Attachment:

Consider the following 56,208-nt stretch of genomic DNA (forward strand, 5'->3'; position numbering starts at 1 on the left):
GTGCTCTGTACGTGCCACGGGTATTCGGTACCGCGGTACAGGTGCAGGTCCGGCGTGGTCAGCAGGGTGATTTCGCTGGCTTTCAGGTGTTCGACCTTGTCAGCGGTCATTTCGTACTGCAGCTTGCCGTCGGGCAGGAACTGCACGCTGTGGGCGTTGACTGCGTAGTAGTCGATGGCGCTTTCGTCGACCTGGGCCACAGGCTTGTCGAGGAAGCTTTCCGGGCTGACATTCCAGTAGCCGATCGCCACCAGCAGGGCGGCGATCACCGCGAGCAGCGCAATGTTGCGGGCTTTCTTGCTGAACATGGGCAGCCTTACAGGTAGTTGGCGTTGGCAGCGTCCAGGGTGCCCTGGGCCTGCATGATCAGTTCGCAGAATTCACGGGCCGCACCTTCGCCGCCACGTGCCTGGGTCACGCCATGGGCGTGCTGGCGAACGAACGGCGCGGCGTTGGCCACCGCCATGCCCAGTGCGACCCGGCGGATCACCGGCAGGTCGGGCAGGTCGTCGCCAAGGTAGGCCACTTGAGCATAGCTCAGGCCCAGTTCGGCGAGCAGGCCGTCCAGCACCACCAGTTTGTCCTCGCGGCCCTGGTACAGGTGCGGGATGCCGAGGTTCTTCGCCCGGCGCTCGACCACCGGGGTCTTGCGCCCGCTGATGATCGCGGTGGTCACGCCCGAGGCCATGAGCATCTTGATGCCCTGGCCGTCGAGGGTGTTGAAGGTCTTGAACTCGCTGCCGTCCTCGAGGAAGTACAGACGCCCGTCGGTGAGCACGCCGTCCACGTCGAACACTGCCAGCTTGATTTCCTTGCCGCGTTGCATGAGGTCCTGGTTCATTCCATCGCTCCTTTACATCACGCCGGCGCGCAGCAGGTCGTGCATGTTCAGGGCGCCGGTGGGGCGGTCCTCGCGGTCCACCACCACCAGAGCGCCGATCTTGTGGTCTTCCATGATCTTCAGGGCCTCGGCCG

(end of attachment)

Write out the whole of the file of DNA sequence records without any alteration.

Consider the following 56,208-nt stretch of genomic DNA (forward strand, 5'->3'; position numbering starts at 1 on the left):
GTGCTCTGTACGTGCCACGGGTATTCGGTACCGCGGTACAGGTGCAGGTCCGGCGTGGTCAGCAGGGTGATTTCGCTGGCTTTCAGGTGTTCGACCTTGTCAGCGGTCATTTCGTACTGCAGCTTGCCGTCGGGCAGGAACTGCACGCTGTGGGCGTTGACTGCGTAGTAGTCGATGGCGCTTTCGTCGACCTGGGCCACAGGCTTGTCGAGGAAGCTTTCCGGGCTGACATTCCAGTAGCCGATCGCCACCAGCAGGGCGGCGATCACCGCGAGCAGCGCAATGTTGCGGGCTTTCTTGCTGAACATGGGCAGCCTTACAGGTAGTTGGCGTTGGCAGCGTCCAGGGTGCCCTGGGCCTGCATGATCAGTTCGCAGAATTCACGGGCCGCACCTTCGCCGCCACGTGCCTGGGTCACGCCATGGGCGTGCTGGCGAACGAACGGCGCGGCGTTGGCCACCGCCATGCCCAGTGCGACCCGGCGGATCACCGGCAGGTCGGGCAGGTCGTCGCCAAGGTAGGCCACTTGAGCATAGCTCAGGCCCAGTTCGGCGAGCAGGCCGTCCAGCACCACCAGTTTGTCCTCGCGGCCCTGGTACAGGTGCGGGATGCCGAGGTTCTTCGCCCGGCGCTCGACCACCGGGGTCTTGCGCCCGCTGATGATCGCGGTGGTCACGCCCGAGGCCATGAGCATCTTGATGCCCTGGCCGTCGAGGGTGTTGAAGGTCTTGAACTCGCTGCCGTCCTCGAGGAAGTACAGACGCCCGTCGGTGAGCACGCCGTCCACGTCGAACACTGCCAGCTTGATTTCCTTGCCGCGTTGCATGAGGTCCTGGTTCATTCCATCGCTCCTTTACATCACGCCGGCGCGCAGCAGGTCGTGCATGTTCAGGGCGCCGGTGGGGCGGTCCTCGCGGTCCACCACCACCAGAGCGCCGATCTTGTGGTCTTCCATGATCTTCAGGGCCTCGGCCG